Poetry gave her freedom

Fathima Salim’s collection of poems Manaveeyam is becoming popular among avid readers
The launch of Fathima Salim’s first book Manaveeyam
The launch of Fathima Salim’s first book Manaveeyam

KOCHI:At 40, in the silent corners of her apartment in Saudi Arabia, leading a lonely homemaker’s life, she rediscovered the poet hidden in her. Kochi native Fathima Salim’s maiden book Manaveeyam has hit the right chord with readers who have appreciated her language and versatility of themes.

“I used to write since I was 13  and wrote actively in college magazines, but with the passage of time and family responsibilities coming up, I left behind my passion,” says Fathima. She says it was her close friend and old collegemate Vani who encouraged her to write again after a gap of 22 years.

Fathima also remembers how three years ago on her visit to Haj, she underwent a trauma due to the Mecca crane collapse. “After that I completely lost my voice and was unable to use my fingers. Slowly, I overcome it and at that juncture, my friend kept cheering me on to start writing and come out of the shock,” she says.

Also, with her husband busy at his job and her kids going to school, she spent hours alone in the house. As the country had a lot of restrictions, she found solace in the pen again. Thus Manaveeyam was born.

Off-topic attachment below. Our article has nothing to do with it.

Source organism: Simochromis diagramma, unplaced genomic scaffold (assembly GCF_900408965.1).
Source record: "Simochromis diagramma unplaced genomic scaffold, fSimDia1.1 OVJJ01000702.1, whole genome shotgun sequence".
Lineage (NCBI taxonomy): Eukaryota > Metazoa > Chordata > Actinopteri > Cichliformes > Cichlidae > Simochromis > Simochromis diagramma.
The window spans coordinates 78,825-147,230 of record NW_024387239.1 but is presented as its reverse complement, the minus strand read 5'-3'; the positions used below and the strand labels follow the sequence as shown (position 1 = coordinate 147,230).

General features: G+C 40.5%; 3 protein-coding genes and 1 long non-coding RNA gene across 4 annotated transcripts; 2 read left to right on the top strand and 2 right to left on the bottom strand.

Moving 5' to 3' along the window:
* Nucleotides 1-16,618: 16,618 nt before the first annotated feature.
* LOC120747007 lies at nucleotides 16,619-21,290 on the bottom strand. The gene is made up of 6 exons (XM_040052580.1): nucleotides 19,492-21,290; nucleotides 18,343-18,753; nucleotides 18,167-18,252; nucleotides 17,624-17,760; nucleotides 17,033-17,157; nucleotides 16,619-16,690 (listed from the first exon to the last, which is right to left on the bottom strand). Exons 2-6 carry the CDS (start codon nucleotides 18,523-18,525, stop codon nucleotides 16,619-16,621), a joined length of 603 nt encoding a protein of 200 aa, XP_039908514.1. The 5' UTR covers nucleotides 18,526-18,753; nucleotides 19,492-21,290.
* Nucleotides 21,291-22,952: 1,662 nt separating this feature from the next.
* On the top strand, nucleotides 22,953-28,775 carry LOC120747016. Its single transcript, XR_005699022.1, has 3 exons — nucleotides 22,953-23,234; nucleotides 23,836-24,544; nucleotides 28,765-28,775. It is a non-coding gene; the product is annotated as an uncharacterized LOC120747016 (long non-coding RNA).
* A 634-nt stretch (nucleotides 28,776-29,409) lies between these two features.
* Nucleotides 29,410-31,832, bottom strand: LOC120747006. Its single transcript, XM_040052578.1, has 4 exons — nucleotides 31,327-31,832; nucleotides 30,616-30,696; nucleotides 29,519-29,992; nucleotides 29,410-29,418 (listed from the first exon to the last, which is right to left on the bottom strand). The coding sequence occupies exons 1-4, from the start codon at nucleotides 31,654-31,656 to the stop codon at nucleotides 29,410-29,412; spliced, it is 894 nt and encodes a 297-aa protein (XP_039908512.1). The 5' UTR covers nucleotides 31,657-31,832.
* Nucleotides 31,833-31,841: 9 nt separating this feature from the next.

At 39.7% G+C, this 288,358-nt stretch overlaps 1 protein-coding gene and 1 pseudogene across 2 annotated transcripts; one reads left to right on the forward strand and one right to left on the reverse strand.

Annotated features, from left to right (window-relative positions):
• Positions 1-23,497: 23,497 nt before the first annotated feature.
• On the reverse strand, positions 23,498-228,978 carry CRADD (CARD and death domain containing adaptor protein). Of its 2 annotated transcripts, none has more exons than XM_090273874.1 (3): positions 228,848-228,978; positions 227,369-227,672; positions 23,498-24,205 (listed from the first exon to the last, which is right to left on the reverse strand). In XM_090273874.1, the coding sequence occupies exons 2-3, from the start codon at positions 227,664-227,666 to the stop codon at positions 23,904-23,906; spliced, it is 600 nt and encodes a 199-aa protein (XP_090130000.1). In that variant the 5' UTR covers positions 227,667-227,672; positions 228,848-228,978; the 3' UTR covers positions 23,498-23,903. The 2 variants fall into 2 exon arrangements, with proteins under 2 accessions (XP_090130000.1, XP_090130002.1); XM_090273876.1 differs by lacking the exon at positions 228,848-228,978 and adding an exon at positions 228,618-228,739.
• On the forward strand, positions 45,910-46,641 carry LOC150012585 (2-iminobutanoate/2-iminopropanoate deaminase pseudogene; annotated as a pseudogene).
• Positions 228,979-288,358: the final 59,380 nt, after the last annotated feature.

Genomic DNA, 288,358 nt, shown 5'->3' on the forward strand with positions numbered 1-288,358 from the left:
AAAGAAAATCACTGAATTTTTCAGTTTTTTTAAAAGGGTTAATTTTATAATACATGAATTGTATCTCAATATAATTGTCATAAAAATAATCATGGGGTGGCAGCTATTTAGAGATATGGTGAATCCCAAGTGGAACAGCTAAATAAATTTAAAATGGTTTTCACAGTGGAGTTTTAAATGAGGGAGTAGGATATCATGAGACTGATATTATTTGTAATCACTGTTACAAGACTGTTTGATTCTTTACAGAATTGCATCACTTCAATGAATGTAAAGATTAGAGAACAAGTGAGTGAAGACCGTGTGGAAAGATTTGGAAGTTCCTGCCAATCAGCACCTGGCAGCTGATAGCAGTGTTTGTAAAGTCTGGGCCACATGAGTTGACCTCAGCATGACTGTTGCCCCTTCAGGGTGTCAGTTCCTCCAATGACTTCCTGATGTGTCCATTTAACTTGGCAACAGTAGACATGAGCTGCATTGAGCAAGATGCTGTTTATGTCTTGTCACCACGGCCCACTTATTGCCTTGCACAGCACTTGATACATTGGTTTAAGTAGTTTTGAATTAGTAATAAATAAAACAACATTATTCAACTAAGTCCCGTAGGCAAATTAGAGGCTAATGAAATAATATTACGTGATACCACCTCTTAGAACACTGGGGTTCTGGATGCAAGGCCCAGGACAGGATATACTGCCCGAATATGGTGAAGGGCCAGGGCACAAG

The collection has 52 poems on different themes, from romance, childhood, revolution and women’s empowerment.

Fathima who has now shifted back to Kochi said that her stint in Saudi Arabia has influenced her work. “In Saudi, we hardly get to see a rainfall and there is a special aura when the drops touch the hot soil, all this reflects in my poem. Most of the poems come from my experience with a touch of fantasy and fiction,” she said.

She mentioned the non-repetitive element in poems has received an overwhelming response from readers. From a child enjoying the rain, the book moves to a romantic fascination of a teenager, miseries of a housewife and also touches on contemporary topics.“I have been constantly encouraged by my friends to write more and my next outing will be a story based on the lives of three different women,” says Fathima who holds tuition classes at home.

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The New Indian Express